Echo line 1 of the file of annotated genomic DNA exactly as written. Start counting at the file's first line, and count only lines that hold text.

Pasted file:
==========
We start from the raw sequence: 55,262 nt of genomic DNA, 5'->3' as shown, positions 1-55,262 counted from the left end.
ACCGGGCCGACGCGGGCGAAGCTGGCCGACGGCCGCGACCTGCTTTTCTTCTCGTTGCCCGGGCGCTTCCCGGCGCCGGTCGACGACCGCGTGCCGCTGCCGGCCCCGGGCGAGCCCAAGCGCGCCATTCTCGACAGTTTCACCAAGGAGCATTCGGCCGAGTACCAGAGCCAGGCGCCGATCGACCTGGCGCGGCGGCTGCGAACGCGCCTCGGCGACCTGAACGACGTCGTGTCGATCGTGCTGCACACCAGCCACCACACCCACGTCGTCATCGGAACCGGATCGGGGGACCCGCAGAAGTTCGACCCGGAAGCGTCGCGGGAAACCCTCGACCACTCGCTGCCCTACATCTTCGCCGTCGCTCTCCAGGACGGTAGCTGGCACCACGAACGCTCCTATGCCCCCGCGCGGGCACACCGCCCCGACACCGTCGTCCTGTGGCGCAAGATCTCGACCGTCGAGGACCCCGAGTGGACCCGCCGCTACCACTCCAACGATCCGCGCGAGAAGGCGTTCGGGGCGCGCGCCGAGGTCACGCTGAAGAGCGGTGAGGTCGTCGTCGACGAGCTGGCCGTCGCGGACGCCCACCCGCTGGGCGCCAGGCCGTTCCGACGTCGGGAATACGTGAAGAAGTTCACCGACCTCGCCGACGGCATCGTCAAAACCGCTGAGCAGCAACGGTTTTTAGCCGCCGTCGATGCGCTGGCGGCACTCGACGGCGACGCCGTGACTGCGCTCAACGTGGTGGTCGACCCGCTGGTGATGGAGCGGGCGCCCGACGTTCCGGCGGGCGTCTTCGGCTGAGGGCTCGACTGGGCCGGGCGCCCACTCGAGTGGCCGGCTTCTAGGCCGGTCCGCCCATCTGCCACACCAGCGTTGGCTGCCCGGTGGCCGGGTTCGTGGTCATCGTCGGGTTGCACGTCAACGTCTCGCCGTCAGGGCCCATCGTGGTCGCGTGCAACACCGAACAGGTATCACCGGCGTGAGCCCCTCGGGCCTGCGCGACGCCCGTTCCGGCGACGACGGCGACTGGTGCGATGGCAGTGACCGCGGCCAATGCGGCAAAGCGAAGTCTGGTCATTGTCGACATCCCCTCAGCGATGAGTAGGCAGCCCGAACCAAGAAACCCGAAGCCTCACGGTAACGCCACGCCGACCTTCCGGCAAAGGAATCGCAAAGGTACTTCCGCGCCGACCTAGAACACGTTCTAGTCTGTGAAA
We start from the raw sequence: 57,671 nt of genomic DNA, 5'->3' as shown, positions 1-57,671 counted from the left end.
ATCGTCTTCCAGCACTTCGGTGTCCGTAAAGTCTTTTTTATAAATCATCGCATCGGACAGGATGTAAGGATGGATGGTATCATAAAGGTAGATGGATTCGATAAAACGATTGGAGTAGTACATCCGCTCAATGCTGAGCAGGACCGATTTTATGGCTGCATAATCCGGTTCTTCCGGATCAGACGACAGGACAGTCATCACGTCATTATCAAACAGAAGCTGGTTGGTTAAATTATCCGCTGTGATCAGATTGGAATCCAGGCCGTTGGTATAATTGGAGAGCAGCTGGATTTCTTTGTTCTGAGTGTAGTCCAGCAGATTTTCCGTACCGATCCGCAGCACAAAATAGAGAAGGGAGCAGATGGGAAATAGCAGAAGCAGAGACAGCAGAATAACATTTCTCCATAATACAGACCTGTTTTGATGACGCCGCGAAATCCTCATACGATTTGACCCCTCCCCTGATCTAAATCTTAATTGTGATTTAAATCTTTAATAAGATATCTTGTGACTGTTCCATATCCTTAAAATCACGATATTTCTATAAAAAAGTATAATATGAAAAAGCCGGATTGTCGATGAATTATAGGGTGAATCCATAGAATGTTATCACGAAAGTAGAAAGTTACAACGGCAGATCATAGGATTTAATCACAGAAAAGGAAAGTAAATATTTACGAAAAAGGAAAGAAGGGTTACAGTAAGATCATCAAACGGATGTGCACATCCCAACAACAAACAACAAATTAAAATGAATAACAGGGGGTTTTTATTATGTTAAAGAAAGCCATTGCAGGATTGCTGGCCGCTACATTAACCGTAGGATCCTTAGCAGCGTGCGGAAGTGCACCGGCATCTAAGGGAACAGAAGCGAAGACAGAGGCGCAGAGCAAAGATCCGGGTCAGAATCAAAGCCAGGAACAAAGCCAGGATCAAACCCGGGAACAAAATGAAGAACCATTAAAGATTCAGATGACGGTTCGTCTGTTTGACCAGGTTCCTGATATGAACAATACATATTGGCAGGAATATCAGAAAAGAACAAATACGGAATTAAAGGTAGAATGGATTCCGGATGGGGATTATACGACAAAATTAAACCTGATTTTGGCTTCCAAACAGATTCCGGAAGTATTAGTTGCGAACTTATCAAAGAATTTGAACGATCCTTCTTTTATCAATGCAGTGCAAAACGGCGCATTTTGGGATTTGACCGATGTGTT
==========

We start from the raw sequence: 55,262 nt of genomic DNA, 5'->3' as shown, positions 1-55,262 counted from the left end.